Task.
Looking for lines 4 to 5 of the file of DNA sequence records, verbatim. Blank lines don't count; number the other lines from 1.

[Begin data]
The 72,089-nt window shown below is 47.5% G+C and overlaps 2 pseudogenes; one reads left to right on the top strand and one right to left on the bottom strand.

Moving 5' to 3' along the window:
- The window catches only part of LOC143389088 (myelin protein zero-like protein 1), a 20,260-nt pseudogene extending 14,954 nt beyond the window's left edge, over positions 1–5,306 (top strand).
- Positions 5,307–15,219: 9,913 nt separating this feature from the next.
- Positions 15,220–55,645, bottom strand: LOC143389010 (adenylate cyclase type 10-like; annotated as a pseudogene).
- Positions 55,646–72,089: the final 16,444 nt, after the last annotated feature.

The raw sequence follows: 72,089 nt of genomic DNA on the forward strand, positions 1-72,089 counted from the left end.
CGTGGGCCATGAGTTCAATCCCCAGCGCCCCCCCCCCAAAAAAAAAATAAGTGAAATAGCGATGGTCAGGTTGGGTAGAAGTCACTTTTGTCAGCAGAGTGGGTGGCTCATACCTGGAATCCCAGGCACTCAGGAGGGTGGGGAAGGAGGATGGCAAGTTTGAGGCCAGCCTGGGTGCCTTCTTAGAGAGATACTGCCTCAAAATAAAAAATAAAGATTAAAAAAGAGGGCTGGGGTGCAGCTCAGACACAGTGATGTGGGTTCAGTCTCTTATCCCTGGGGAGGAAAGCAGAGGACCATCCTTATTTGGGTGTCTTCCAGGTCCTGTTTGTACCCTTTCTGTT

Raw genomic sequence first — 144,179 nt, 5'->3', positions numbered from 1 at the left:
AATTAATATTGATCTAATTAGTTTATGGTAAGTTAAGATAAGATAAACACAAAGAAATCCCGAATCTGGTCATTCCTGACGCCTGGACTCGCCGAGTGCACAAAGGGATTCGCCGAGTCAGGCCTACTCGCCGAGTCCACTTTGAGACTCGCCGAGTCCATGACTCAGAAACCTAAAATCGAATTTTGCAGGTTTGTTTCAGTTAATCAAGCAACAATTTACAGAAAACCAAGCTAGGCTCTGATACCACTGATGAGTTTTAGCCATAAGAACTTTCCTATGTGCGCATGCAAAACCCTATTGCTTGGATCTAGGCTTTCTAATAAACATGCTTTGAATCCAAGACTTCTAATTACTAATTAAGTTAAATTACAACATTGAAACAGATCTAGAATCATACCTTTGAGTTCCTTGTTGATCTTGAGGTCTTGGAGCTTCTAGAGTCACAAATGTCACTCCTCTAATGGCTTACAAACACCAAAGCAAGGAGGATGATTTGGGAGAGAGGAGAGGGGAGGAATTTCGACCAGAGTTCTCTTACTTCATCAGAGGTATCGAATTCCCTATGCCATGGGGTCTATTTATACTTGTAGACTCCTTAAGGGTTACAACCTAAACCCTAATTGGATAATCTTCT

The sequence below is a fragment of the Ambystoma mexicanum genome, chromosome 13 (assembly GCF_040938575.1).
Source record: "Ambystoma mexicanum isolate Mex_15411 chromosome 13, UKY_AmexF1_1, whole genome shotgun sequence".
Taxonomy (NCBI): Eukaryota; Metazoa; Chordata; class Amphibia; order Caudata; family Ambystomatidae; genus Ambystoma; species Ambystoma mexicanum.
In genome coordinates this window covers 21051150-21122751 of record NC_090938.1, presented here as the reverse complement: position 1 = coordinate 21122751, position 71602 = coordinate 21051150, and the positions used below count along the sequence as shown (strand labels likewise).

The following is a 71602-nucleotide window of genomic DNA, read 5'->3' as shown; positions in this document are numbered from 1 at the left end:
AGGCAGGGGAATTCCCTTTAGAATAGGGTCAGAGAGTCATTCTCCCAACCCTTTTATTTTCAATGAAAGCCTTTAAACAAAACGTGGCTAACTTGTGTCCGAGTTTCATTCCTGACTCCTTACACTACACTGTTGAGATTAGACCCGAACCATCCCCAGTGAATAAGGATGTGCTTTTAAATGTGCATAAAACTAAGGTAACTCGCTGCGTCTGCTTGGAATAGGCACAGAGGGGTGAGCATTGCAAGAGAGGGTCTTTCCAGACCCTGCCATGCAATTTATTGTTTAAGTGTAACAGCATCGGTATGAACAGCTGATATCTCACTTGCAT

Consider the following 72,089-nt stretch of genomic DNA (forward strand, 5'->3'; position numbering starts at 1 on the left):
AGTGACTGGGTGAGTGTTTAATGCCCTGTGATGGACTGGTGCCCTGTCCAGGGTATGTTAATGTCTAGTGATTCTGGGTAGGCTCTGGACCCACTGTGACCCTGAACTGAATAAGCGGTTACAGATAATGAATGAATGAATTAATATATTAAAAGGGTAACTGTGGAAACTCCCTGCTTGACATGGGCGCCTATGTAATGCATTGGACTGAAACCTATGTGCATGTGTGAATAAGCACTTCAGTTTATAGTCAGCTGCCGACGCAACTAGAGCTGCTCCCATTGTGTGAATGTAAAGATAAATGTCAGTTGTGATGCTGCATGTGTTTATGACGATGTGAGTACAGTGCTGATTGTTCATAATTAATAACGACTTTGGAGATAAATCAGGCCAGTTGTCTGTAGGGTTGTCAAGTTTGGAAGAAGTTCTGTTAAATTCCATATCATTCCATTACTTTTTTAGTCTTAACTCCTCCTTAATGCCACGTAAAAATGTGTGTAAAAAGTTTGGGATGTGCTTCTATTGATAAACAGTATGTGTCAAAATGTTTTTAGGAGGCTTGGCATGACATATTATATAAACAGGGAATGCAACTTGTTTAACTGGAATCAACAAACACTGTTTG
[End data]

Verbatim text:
- Positions 5,307–15,219: 9,913 nt separating this feature from the next.
- Positions 15,220–55,645, bottom strand: LOC143389010 (adenylate cyclase type 10-like; annotated as a pseudogene).